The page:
Ken Eady understands the challenges a defined benefit pension plan can present for plan sponsors, particularly when they find themselves in financial difficulty.
“Healthy companies aren’t always too crazy about the liability, so it can become a heavy weight to carry when there is trouble maintaining financial status. That’s why they seem to generally be in decline. Nobody is starting new DB plans,” says Eady, who sits on the board of the Store and Catalogue Retiree Group, an independent organization representing the interests of Sears Canada Inc. pensioners.
“But on the other side of the ledger, there are the promises these companies made,” he adds. “A pension is not some gift you got for being a nice guy or a good employee. From the beginning of your employment, it was part of the deal that when you retire, the pension would be there for the rest of your life.”
Eady knows the ins and outs of the pension promise better than most people. By the time he retired in 2003, he had made his way up to becoming a senior executive in Sears’ human resources department, working out of its downtown Toronto headquarters. For much of his 30 years of service, the features of the company pension and benefits plans formed a key part of his pitch to new and prospective hires.
“It was to attract people, and for most companies at that time, not just Sears, it was a cost of doing business,” says Eady. “But never in all the time that I spoke about that promise did it occur to me that it might not be kept. Maybe I’m naive, but if that’s the case, then I’m not the only one.”
With the company having entered bankruptcy protection in June 2017, Eady and 17,000 fellow defined benefit plan members are now staring at a potential 19 per cent cut to their future pension payments as a result of a $267-million deficit.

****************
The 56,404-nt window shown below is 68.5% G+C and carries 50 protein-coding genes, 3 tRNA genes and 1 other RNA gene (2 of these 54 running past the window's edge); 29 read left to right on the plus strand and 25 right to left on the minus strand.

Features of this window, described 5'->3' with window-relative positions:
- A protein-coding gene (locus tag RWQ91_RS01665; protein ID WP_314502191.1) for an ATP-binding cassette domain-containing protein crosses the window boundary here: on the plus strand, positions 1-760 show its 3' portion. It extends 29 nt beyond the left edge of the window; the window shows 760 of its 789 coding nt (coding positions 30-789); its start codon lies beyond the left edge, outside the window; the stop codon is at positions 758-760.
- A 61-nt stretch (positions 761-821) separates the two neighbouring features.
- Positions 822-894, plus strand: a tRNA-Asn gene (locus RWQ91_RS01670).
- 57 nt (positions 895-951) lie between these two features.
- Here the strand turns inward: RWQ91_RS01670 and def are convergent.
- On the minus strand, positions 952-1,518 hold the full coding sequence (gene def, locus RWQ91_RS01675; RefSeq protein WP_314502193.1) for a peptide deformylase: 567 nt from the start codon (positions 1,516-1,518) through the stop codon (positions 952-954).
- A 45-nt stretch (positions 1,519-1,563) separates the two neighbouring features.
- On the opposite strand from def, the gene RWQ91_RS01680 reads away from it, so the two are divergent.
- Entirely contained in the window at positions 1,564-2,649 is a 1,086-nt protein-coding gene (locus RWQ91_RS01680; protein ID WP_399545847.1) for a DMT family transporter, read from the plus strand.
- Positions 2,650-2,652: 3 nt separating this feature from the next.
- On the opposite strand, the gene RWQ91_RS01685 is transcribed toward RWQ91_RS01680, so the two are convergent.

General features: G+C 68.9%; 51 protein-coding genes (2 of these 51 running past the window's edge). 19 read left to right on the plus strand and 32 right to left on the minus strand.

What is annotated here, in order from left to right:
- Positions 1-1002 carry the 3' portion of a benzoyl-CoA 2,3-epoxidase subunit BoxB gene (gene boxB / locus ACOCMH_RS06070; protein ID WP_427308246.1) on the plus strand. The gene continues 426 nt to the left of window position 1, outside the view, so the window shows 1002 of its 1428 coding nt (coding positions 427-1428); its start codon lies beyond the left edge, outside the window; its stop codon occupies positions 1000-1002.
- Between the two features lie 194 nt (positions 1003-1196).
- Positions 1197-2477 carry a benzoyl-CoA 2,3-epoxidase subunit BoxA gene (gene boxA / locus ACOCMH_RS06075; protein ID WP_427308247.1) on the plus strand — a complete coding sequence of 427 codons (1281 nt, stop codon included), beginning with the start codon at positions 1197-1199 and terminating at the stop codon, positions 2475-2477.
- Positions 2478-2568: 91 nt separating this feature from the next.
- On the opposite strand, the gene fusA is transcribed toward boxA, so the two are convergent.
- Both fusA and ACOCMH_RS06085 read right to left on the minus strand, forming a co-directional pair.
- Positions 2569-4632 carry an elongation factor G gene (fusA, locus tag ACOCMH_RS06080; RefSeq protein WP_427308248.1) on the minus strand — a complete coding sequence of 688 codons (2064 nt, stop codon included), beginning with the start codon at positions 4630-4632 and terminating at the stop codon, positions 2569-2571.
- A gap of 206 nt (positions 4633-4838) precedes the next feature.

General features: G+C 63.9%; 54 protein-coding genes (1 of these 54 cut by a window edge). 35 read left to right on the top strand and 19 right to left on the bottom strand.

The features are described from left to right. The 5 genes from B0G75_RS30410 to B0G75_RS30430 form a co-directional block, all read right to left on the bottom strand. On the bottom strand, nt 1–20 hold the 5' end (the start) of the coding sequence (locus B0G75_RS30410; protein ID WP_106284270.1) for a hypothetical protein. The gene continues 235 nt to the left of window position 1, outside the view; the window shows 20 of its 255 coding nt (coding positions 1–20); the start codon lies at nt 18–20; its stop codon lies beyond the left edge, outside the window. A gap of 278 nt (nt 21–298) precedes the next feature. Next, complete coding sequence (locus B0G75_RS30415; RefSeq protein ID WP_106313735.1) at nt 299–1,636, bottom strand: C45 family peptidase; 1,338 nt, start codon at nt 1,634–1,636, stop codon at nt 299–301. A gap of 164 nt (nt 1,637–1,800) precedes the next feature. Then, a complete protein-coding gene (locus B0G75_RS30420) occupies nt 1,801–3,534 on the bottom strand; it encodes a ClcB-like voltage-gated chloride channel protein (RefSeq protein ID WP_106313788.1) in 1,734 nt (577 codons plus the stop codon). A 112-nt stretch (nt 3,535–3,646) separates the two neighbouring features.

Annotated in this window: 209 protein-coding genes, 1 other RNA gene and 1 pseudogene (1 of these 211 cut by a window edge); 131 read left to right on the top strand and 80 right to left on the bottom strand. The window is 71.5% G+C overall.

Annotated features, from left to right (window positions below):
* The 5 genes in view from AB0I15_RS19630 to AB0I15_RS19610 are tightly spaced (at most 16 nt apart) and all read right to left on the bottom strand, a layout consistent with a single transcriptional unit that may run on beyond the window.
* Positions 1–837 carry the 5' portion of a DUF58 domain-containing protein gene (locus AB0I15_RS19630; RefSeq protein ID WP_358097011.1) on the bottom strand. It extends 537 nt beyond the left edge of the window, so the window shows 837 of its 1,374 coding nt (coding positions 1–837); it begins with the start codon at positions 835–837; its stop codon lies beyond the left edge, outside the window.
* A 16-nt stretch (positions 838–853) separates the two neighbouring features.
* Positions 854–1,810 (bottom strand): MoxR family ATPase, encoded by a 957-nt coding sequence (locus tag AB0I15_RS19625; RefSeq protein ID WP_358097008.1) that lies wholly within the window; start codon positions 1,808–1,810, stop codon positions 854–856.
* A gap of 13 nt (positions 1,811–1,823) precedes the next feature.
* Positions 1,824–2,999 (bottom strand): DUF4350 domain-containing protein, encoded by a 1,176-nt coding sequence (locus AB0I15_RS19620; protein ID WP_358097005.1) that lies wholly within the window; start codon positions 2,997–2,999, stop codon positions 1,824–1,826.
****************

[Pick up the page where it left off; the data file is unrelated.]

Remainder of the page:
“If laws can’t protect against that, then they need to be strengthened,” says Eady.
The Sears saga
Eady joined the company in happier times. By the early 1970s, Sears was thriving, with two decades of history already behind it in Canada. Its U.S. parent company had teamed up with a local retailer, Simpsons, to bring its department store and mail-order catalogue business north of the border in 1953.
Eady says he had few concerns when he retired. Despite a reported drop in same-store sales starting in 2005, the pension plan appeared insulated from the trouble. As recently as 2008, Sears Canada’s annual report disclosed a $219-million surplus in the main defined benefit plan. That was the year the company closed the plan to new members.
That surplus would be the last, with the global financial crisis gobbling it up and spitting out a $48.5-million deficit the following year. The figure piqued the interest of the retiree group, which stepped up its advocacy as the writing began to appear on the wall for Sears Canada in the subsequent years.
With the group having predicted the company’s demise in 2013, it began urging both Sears Canada and the Financial Services Commission of Ontario to wind up the pension plan before things got worse. In the meantime, it started writing to politicians of all stripes about the retirees’ concerns.
Despite those concerns, the company took advantage of Ontario’s solvency relief measures in 2016 to reduce the amount — to $13.9 million that year from $20.2 million, with further reductions in 2017 and 2018 — of the special payments it was making to cover the pension shortfall. At the same time, a new management team attempted an ultimately unsuccessful reinvention strategy before Sears Canada finally sought protection under the Companies’ Creditors Arrangement Act and announced a plan to shut 60 stores and lay off nearly 3,000 workers in June 2017.
In line with an order of the Ontario Superior Court of Justice, the company suspended its special payments at the end of September 2017, while the restructuring process played out, and ceased providing post-retirement benefits, which included life insurance, medical and dental coverage. In the meantime, Morneau Shepell Ltd. took over administration of the pension plan.
A look at the guarantee funds
In March 2018, Sears Canada retirees got a measure of good news in the provincial budget, when Ontario’s governing Liberals announced that the pension benefits guarantee fund, a government run insurance program for plans with insolvent sponsors, would boost its monthly coverage limit by 50 per cent to $1,500 from $1,000. It also backdated the change to ensure Sears pensioners would be eligible for the extra money.